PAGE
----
Review: Samsung Droid Charge
Like the HTC Thunderbolt, the Samsung Droid Charge is absolutely ginormous. At 5.1 inches by 2.66 inches by 0.46 inches (0.59 at thickest part), the Charge is a full-on whopper of a handset. Given the sheer size, it is surprisingly light. The Charge is not a phone for small hands (or small pockets). I had a hard time getting the Charge to rest comfortably in my palm. Using it definitely evoked nightmares of my high school calculus class. Yes, Texas Instruments, the Charge reminds me of your massive calculators.
Samsung has adorned the Charge in trappings similar to its Galaxy S kin — that is to say, the plastics that make up the Charge's skin are smooth, shiny, and slippery. The feel of the plastic doesn't sit well with me. It's so smooth and slippery as give off the impression that the skin has been well oiled in time for some sun the beach. It also has a V-shaped chin and semi-rounded off shoulders that give it a science fiction look. You almost expect to receive phone calls from Flash Gordon.
The Charge is one of the first devices from Samsung to stretch its signature “Super AMOLED” display all the way up to 4.3 inches. With so much space dedicated to the display, Samsung had little room for much else on the front of the Charge. There are four physical buttons tucked into the chin for the standard Android controls. Having real buttons that your thumb can feel is refreshing, even if it clutters up what would otherwise be a clean face.
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Samsung positioned the volume toggle on the left side of the Charge. The toggle feels slightly rubbery, which prevents your thumb from sliding right off it. The travel and feedback were both good.
The power/lock key is on the right side of the Charge, which is where Samsung typically puts it. I prefer the power/lock key to be on the top of the device, but the Charge's button is easy to find and use. Below it, the Charge has a microHDMI port. It is covered by a hatch that is easily removed. The 3.5mm headset jack is on the top of the Charge, right where I like it to be.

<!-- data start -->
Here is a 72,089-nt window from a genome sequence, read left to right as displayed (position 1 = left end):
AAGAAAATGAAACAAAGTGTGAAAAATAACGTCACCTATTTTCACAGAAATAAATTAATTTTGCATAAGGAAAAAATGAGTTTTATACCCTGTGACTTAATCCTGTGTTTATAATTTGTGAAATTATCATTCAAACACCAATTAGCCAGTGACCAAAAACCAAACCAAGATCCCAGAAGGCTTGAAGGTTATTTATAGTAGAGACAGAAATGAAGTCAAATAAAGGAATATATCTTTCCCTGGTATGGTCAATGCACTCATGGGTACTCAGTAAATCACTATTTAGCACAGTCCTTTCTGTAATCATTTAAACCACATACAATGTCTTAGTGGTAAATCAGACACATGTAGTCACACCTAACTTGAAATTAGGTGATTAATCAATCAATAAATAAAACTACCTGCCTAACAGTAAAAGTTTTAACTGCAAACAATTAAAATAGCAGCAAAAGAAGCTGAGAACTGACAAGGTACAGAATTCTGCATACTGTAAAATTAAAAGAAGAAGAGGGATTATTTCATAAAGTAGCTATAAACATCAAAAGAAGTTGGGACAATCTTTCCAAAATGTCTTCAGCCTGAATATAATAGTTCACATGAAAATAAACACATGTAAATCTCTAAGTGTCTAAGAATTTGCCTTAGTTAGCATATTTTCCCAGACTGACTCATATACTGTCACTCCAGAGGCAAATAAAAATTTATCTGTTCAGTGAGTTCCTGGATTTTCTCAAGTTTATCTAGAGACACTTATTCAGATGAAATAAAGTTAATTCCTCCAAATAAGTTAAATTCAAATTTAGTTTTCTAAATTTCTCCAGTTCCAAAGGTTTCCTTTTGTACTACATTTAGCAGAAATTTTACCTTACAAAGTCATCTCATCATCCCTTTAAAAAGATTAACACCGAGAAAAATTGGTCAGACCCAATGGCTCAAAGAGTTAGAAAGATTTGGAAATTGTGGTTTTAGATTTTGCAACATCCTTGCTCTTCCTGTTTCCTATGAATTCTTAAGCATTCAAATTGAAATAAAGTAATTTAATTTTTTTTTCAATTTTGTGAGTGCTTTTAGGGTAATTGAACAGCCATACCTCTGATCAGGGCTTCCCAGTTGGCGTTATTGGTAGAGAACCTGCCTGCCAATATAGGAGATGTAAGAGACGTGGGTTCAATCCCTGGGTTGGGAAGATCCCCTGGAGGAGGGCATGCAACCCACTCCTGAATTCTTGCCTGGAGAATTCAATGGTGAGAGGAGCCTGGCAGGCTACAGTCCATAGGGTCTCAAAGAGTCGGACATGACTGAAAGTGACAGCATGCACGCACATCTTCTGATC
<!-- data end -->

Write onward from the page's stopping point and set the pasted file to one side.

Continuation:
To access the battery, SIM card and microSD card slot, the battery cover needs to be removed. It pops loose with just a little effort from a thumbnail. The Charge has a 1600mAh battery, and both the SIM card and microSD slot can be accessed without yanking the battery out.
Hands-On: Samsung LTE 4G smartphone.
Samsung's baby is so new, it hasn't even been named yet, so we'll just call it the LTE 4G smartphone. We got hands-on time with the new phone at Verizon Wireless' CES press conference.
Google Says Android Security Fix Being Pushed Out
Google today acknowledged a security issue recently discovered by researchers that left Android device users' authentication details exposed when used over unprotected Wi-Fi networks. In response, Google said it is pushing out a security update that should fix the problem.
Apple Asks Court to Ban 8 Samsung Phones
In the wake of its courtroom victory against Samsung, Apple today asked the court to ban sales of eight Samsung devices found to infringe on its design and other patents. The devices include the Galaxy S 4G, S2 (AT&T and T-Mobile), S2 Skyrocket, S2 Epic 4G, S Showcase, Droid Charge, and Galaxy Prevail.
Inductive Battery Cover Available for Samsung Charge
Owners of the Samsung Droid Charge can now purchase a new battery cover that will allow the phone to charge wirelessly via magnetic induction. The cover, which conforms to the Qi standard, costs $29.99.
Samsung Droid Charge Update Repairs Mobile Hotspot
Verizon Wireless is offering a new system update to the Samsung Droid Charge that fixes a number of issues, including restoration of the mobile hotspot feature (which was knocked out in May). Other improvements include better battery life, better management of 4G/3G data connections, improved GPS and browser performance, and improvements to the email program's Exchange and folder support.